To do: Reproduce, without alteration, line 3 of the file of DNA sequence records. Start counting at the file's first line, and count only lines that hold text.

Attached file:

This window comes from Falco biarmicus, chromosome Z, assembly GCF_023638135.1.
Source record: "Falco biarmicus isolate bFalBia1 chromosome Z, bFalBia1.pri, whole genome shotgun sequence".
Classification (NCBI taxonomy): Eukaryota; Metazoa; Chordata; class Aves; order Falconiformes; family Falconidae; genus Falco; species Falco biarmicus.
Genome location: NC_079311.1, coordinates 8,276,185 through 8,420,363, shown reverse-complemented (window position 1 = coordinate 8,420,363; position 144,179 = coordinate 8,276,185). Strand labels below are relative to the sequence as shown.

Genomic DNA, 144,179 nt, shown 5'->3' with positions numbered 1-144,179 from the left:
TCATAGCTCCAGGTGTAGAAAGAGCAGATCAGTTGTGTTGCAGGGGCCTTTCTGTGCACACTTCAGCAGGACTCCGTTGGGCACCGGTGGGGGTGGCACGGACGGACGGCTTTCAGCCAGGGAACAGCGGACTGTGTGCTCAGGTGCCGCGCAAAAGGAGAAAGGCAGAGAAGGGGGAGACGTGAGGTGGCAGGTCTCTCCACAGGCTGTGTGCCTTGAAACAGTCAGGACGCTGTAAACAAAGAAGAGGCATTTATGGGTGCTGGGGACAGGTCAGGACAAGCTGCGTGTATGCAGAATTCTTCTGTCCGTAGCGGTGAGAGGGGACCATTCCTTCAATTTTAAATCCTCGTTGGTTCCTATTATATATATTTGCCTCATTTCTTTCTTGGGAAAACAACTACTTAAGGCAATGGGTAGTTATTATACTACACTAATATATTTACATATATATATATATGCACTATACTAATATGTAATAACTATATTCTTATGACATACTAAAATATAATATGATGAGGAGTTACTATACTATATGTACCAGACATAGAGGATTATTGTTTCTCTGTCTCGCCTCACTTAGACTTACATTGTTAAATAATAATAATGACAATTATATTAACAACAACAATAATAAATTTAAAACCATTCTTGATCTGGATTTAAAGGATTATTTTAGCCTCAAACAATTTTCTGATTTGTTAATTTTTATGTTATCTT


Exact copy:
Classification (NCBI taxonomy): Eukaryota; Metazoa; Chordata; class Aves; order Falconiformes; family Falconidae; genus Falco; species Falco biarmicus.